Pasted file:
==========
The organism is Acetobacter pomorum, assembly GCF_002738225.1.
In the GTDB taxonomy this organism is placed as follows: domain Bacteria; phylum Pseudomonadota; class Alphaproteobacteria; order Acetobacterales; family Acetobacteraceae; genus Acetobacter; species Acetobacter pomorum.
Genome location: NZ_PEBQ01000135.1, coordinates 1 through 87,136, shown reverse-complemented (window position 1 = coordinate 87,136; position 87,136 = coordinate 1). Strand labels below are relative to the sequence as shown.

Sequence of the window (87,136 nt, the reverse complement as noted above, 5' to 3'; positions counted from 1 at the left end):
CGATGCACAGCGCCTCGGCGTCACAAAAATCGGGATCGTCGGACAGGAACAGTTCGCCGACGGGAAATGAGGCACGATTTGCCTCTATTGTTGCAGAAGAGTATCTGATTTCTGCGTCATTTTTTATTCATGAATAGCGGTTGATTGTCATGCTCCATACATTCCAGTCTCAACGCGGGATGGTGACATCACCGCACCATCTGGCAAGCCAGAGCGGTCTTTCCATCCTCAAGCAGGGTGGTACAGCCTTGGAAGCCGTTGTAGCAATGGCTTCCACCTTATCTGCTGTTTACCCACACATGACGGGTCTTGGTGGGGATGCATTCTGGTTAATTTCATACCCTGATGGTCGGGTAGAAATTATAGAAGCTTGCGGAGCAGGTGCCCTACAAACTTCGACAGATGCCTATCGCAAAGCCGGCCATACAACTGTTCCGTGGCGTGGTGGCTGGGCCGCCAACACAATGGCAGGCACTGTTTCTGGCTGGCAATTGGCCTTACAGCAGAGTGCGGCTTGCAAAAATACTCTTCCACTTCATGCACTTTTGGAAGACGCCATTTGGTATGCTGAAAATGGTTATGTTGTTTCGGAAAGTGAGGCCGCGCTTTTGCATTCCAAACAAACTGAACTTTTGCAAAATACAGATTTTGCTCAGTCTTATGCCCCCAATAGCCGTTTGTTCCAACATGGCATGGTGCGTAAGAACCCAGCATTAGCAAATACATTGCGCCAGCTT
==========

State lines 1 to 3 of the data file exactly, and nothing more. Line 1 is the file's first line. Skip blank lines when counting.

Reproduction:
The organism is Acetobacter pomorum, assembly GCF_002738225.1.
In the GTDB taxonomy this organism is placed as follows: domain Bacteria; phylum Pseudomonadota; class Alphaproteobacteria; order Acetobacterales; family Acetobacteraceae; genus Acetobacter; species Acetobacter pomorum.
Genome location: NZ_PEBQ01000135.1, coordinates 1 through 87,136, shown reverse-complemented (window position 1 = coordinate 87,136; position 87,136 = coordinate 1). Strand labels below are relative to the sequence as shown.